A NEW CHAMPIONSHIP
IBRING LOTS OF bias when it comes to talking about Challenge Family’s inaugural Championship race at the X-bionic Sphere in Samorin, Slovakia – I was hired as the race announcer and MC for the press conferences and banquets. That bias aside, though, it’s easy to say that the event was a huge success – exactly what Challenge needed if it is to make any headway in the half- and full-distance race landscape around the world.
It started with incredibly exciting racing. Canada’s own Lionel Sanders took the title, but not before he endured an “Ironwar” type battle for 16 km of the run with Germany’s Sebastian Kienle. The two were seconds apart throughout the swim and bike, and took turns battering each other on the challenging (pardon the pun) run course that included sand, grass and intense heat. Sanders finally broke away with 5 km to go.
The women’s race was even more exciting, although the result wasn’t such great news for Canada. Heather Wurtele seemed on track to take the win, only to be passed with 1.7 km to go by Australia’s Annabel Luxford, who was then passed in the last kilometre by Lucy Charles, who, until just a few years ago, was a member of Great Britain’s national swim team.
The racing was special, for sure, but there were so many other positives. Athletes loved the 20 m draft rule that was enforced for both pros and age groupers. The live coverage of the race, produced by Peter Henning, the 18-time Emmy award-winning producer who used to produce the NBC Ironman World Championship show, was spectacular and put Ironman’s offerings for all their races except Kona to shame.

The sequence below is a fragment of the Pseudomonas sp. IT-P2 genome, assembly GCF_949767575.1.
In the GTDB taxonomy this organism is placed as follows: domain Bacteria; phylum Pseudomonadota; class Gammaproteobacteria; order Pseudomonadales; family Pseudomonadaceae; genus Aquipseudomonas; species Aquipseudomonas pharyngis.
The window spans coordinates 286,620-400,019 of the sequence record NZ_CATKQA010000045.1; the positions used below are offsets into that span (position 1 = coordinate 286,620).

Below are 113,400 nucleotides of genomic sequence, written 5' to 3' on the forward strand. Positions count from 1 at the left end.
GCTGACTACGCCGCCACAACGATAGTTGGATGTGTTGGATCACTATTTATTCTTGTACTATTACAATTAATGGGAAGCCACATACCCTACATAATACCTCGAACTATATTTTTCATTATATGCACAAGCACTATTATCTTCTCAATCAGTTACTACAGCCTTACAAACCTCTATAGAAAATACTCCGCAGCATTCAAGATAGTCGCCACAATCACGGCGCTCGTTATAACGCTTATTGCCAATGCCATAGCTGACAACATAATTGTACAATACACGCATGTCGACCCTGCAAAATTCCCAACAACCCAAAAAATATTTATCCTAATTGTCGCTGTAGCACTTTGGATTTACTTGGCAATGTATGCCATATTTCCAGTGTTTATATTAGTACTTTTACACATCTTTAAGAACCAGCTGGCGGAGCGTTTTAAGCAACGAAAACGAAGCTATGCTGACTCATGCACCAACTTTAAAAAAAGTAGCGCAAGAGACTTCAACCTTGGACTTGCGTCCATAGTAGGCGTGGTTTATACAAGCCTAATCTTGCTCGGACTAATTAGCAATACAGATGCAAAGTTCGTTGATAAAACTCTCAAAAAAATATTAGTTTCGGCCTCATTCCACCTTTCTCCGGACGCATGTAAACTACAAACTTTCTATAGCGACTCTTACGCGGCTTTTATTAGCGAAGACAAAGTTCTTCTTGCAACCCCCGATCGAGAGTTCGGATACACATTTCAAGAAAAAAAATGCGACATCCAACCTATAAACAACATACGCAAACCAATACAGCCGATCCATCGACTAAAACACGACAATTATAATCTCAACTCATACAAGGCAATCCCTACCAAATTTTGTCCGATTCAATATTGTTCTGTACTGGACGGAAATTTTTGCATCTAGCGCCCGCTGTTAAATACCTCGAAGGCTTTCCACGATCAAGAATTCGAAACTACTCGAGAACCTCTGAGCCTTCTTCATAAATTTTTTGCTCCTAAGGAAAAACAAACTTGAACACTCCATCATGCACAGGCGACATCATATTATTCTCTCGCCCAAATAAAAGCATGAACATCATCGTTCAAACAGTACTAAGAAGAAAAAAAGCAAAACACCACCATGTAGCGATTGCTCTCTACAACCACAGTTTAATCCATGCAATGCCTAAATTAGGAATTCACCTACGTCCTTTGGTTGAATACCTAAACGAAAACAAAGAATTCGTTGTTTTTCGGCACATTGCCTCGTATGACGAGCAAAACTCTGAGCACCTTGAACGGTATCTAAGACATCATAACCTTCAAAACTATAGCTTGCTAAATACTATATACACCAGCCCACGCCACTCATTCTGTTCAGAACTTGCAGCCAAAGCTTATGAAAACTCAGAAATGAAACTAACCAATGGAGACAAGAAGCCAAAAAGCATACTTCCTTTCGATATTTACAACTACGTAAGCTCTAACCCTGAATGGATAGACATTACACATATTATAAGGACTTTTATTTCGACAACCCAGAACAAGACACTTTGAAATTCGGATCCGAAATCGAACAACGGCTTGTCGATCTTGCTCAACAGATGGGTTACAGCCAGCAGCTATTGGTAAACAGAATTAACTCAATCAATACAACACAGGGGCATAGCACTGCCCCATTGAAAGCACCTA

“My overall feeling for the Championship was that it really was a “championship” in regards to the professionalism – the race, the course, the way the athletes were looked after and the field that it drew,” said Luxford at the press conference after the race. “All of those things are the epitome of what a championship should be.”
Maybe it was the smaller field (there were only 900 athletes competing in Samorin). Maybe it was because it was all so new. But despite all that “championship” feeling, there was a relaxed atmosphere that made the race special. The positive energy from all the athletes at the awards ceremony was second to none.
Here’s the kicker, though. Challenge already has Roth, a full-distance race that exudes all those same feelings. This was a great start for this first-time race. Now they have to figure out how to deliver something close to that same experience at all their races, which now number almost 40 around the world. I hope that Challenge can figure out how to make money with events that feature smaller fields and 20 m, draft-free racing for all the competitors.
Don’t get me wrong – the last thing I would ever do is tell you not to get to any of the races held at Mont-tremblant, which is every bit an amazing experience, but a very different one. Or many of the other great Ironman events held here in Canada and around the world. To continue to grow, though, our sport needs options so athletes can enjoy lots of different race experiences.
The pros and athletes who took in the Championship made it very clear that this was one experience more triathletes should take in. The bar was set very high. Now the Challenge Family will have to figure out how to meet future expectations.